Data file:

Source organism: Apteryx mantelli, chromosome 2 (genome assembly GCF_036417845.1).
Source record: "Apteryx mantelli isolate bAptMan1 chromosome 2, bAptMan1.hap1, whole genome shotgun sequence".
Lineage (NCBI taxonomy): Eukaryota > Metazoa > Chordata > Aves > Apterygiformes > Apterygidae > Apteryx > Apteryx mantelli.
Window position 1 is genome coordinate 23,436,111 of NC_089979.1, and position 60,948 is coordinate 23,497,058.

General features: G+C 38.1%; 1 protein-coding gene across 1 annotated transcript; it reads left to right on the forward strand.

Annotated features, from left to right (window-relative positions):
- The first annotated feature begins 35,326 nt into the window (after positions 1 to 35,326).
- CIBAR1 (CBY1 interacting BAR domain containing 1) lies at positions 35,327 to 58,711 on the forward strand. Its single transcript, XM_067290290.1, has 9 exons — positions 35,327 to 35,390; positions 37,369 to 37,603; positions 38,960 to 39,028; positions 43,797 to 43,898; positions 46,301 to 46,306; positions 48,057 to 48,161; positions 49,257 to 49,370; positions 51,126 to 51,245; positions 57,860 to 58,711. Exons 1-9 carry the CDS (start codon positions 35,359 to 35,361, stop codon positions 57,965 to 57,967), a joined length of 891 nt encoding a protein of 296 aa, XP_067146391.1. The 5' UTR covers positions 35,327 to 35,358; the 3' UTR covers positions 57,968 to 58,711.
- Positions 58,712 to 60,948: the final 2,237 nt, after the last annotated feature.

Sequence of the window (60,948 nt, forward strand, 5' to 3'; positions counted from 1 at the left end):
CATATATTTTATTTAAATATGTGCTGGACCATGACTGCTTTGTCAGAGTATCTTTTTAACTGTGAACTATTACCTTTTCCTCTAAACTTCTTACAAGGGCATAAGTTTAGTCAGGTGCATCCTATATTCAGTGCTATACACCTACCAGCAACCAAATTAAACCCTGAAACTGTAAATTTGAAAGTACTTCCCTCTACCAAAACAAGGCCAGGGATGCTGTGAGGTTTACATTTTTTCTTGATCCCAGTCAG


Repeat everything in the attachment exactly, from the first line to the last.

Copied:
Source organism: Apteryx mantelli, chromosome 2 (genome assembly GCF_036417845.1).
Source record: "Apteryx mantelli isolate bAptMan1 chromosome 2, bAptMan1.hap1, whole genome shotgun sequence".
Lineage (NCBI taxonomy): Eukaryota > Metazoa > Chordata > Aves > Apterygiformes > Apterygidae > Apteryx > Apteryx mantelli.
Window position 1 is genome coordinate 23,436,111 of NC_089979.1, and position 60,948 is coordinate 23,497,058.

General features: G+C 38.1%; 1 protein-coding gene across 1 annotated transcript; it reads left to right on the forward strand.

Annotated features, from left to right (window-relative positions):
- The first annotated feature begins 35,326 nt into the window (after positions 1 to 35,326).
- CIBAR1 (CBY1 interacting BAR domain containing 1) lies at positions 35,327 to 58,711 on the forward strand. Its single transcript, XM_067290290.1, has 9 exons — positions 35,327 to 35,390; positions 37,369 to 37,603; positions 38,960 to 39,028; positions 43,797 to 43,898; positions 46,301 to 46,306; positions 48,057 to 48,161; positions 49,257 to 49,370; positions 51,126 to 51,245; positions 57,860 to 58,711. Exons 1-9 carry the CDS (start codon positions 35,359 to 35,361, stop codon positions 57,965 to 57,967), a joined length of 891 nt encoding a protein of 296 aa, XP_067146391.1. The 5' UTR covers positions 35,327 to 35,358; the 3' UTR covers positions 57,968 to 58,711.
- Positions 58,712 to 60,948: the final 2,237 nt, after the last annotated feature.

Sequence of the window (60,948 nt, forward strand, 5' to 3'; positions counted from 1 at the left end):
CATATATTTTATTTAAATATGTGCTGGACCATGACTGCTTTGTCAGAGTATCTTTTTAACTGTGAACTATTACCTTTTCCTCTAAACTTCTTACAAGGGCATAAGTTTAGTCAGGTGCATCCTATATTCAGTGCTATACACCTACCAGCAACCAAATTAAACCCTGAAACTGTAAATTTGAAAGTACTTCCCTCTACCAAAACAAGGCCAGGGATGCTGTGAGGTTTACATTTTTTCTTGATCCCAGTCAG